When vulnerability disclosure goes wrong

4 weeks ago saw the report of a new critical vulnerability in the widely used VideoLAN VLC Media Player. At the time no fix was available.

Earlier today; key developers from VideoLAN analysed the bug report and found that the exploit simply causes a memory leak which does not always crash the player. At no time was this behaviour exploitable by an attacker; it was simply a non-security code issue.

After further analysis it was determined the issue lay within a 3rd party library, libebml. Version 1.3.6 resolves the issue reported and was shipped with VLC version 3.0.3 (in May 2018). The release notes from that time state “Numerous 3rd party libraries updated, fixing security issues”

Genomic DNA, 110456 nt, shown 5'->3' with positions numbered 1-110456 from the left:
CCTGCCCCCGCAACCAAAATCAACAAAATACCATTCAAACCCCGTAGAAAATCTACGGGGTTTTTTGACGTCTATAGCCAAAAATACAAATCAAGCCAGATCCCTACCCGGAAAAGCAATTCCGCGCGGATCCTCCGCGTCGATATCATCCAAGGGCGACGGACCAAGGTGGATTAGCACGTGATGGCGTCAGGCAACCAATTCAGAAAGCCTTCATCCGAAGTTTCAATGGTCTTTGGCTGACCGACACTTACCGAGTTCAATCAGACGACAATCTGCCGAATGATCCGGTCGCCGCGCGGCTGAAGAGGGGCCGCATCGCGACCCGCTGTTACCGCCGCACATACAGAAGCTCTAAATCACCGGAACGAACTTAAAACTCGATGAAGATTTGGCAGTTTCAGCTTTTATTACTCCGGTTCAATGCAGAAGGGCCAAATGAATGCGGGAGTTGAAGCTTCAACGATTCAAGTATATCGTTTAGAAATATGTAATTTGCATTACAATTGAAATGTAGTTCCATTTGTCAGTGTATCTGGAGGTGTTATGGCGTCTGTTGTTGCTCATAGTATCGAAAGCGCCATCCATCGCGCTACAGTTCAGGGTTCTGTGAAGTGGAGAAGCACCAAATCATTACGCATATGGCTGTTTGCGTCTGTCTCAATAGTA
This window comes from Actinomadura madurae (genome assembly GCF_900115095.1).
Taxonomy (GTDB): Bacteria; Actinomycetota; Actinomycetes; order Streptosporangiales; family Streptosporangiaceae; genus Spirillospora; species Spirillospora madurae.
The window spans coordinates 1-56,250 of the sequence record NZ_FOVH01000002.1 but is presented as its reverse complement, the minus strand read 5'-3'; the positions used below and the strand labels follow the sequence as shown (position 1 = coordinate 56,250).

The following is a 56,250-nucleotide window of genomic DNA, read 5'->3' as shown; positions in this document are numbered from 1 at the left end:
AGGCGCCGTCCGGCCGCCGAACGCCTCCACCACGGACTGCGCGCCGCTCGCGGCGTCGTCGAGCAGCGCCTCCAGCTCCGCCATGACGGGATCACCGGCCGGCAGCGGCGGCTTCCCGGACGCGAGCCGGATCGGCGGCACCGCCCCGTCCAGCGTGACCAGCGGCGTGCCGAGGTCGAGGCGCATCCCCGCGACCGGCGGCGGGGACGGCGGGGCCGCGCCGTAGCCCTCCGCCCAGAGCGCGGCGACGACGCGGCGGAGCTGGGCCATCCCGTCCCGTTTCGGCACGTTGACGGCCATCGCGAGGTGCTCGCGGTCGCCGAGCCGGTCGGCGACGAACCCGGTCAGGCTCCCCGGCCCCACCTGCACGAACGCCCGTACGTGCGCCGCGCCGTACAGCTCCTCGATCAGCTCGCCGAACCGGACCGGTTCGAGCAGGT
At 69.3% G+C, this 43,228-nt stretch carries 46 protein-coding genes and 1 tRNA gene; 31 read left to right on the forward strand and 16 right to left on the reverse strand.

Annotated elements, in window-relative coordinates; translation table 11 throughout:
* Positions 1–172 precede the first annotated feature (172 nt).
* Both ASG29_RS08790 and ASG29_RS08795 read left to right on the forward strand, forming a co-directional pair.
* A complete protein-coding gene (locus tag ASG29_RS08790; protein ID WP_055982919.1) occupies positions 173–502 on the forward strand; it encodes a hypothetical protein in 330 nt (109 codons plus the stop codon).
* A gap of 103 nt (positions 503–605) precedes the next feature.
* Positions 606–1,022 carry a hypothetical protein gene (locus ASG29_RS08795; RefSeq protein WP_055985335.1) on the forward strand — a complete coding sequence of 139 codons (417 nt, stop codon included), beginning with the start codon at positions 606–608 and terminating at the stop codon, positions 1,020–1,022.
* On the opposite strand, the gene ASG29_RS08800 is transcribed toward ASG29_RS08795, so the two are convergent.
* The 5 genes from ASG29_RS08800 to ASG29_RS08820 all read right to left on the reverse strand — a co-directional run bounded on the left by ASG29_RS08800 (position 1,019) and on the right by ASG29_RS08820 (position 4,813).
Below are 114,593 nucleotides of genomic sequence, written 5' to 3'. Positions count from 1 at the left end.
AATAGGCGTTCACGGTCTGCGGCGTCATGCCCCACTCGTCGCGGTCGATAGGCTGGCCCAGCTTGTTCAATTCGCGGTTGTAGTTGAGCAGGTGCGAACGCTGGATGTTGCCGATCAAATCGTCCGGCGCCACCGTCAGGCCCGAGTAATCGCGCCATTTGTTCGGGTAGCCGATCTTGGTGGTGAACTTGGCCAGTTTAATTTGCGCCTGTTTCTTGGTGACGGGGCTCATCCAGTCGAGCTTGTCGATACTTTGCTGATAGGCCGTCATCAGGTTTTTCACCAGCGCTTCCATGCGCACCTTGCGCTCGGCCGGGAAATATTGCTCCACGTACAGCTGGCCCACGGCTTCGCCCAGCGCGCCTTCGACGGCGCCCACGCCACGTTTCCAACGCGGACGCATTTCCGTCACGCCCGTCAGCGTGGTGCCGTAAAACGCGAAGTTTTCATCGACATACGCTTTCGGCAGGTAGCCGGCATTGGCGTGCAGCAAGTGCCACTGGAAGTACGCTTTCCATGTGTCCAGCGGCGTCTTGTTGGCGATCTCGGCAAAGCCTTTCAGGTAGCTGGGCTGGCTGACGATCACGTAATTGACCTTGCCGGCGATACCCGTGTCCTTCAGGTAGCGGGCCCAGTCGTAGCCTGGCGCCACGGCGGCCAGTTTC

The above bug report was interesting since numerous technology news websites and even CERTs had incorrectly warned of the vulnerability and that a fix was 60% complete (unknown how that figure was obtained).

It demonstrates how quickly the report of an issue can spread long before anyone has worked on it and verified its legitimacy. After analysis by key VLC developers; there wasn’t an issue at all in updated versions of VLC.

This is really unfair to VideoLAN. They received a lot of negative press for an issue that wasn’t their fault. The truth of the matter is; nobody checked the claims of the person disclosing it before going to the media and the original reporter of the vulnerability disclosed it on a public forum rather than a private disclosure to VideoLAN.

Today demonstrates how NOT to disclose a vulnerability.

Please find the link to the bug report below and the full details provided by VideoLAN on their Twitter account as well further background information:

https://trac.videolan.org/vlc/ticket/22474

https://twitter.com/videolan/status/1153963312981389312

https://portswigger.net/daily-swig/vlc-developer-debunks-reports-of-critical-security-issue-in-open-source-media-player

Thank you.

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